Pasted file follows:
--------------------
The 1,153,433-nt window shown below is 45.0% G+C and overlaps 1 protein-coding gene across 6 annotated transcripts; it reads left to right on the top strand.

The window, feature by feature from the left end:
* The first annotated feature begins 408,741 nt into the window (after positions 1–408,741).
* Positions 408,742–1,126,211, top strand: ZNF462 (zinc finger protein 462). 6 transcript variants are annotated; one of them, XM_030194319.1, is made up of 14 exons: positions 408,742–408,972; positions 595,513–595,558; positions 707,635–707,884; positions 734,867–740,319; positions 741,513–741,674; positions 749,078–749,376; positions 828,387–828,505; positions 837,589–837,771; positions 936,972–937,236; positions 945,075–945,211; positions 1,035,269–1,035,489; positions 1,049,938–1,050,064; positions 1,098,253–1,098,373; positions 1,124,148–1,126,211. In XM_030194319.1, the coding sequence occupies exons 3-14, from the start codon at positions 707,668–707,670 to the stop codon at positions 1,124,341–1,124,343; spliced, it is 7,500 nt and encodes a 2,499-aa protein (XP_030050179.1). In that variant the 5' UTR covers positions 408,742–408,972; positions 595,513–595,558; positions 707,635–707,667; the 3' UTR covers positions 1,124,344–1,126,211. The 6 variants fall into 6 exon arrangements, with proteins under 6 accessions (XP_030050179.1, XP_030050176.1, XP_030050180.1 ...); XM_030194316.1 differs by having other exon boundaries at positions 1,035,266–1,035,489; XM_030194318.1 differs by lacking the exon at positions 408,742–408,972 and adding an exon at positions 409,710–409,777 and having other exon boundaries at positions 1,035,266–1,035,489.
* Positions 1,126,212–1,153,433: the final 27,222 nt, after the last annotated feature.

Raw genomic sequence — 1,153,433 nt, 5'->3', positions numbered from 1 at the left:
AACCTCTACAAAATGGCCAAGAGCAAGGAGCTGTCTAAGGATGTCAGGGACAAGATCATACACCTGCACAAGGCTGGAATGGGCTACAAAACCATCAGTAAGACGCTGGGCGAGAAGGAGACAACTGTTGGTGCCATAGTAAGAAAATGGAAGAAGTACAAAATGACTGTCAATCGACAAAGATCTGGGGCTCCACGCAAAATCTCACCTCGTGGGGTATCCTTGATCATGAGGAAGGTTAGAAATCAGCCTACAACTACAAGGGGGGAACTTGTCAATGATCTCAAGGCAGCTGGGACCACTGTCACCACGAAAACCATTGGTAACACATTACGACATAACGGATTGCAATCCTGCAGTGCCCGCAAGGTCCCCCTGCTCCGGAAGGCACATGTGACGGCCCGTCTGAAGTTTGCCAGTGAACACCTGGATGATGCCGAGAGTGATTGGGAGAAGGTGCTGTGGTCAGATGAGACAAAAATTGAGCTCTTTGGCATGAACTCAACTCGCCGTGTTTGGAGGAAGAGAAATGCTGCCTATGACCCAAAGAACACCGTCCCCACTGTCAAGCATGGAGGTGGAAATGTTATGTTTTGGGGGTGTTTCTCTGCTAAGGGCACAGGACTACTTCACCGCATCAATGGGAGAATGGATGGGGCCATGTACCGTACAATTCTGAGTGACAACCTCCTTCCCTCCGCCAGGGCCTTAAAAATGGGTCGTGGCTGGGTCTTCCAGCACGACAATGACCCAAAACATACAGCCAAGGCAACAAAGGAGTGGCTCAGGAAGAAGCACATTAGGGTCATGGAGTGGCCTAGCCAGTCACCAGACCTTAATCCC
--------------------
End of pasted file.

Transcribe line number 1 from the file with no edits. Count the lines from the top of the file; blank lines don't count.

The 1,153,433-nt window shown below is 45.0% G+C and overlaps 1 protein-coding gene across 6 annotated transcripts; it reads left to right on the top strand.